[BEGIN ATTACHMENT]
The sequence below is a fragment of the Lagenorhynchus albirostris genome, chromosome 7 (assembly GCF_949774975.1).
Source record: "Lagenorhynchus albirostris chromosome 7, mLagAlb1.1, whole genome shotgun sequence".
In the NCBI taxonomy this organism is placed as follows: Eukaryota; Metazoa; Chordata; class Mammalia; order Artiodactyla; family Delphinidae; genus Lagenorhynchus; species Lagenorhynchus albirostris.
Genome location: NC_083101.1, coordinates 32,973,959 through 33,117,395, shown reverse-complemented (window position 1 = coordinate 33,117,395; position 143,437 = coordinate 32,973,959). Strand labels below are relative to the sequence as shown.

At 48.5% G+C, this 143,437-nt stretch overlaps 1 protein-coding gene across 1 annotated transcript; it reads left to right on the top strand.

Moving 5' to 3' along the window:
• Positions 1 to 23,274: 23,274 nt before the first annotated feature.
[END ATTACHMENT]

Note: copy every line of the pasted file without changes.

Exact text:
The sequence below is a fragment of the Lagenorhynchus albirostris genome, chromosome 7 (assembly GCF_949774975.1).
Source record: "Lagenorhynchus albirostris chromosome 7, mLagAlb1.1, whole genome shotgun sequence".
In the NCBI taxonomy this organism is placed as follows: Eukaryota; Metazoa; Chordata; class Mammalia; order Artiodactyla; family Delphinidae; genus Lagenorhynchus; species Lagenorhynchus albirostris.
Genome location: NC_083101.1, coordinates 32,973,959 through 33,117,395, shown reverse-complemented (window position 1 = coordinate 33,117,395; position 143,437 = coordinate 32,973,959). Strand labels below are relative to the sequence as shown.

At 48.5% G+C, this 143,437-nt stretch overlaps 1 protein-coding gene across 1 annotated transcript; it reads left to right on the top strand.

Moving 5' to 3' along the window:
• Positions 1 to 23,274: 23,274 nt before the first annotated feature.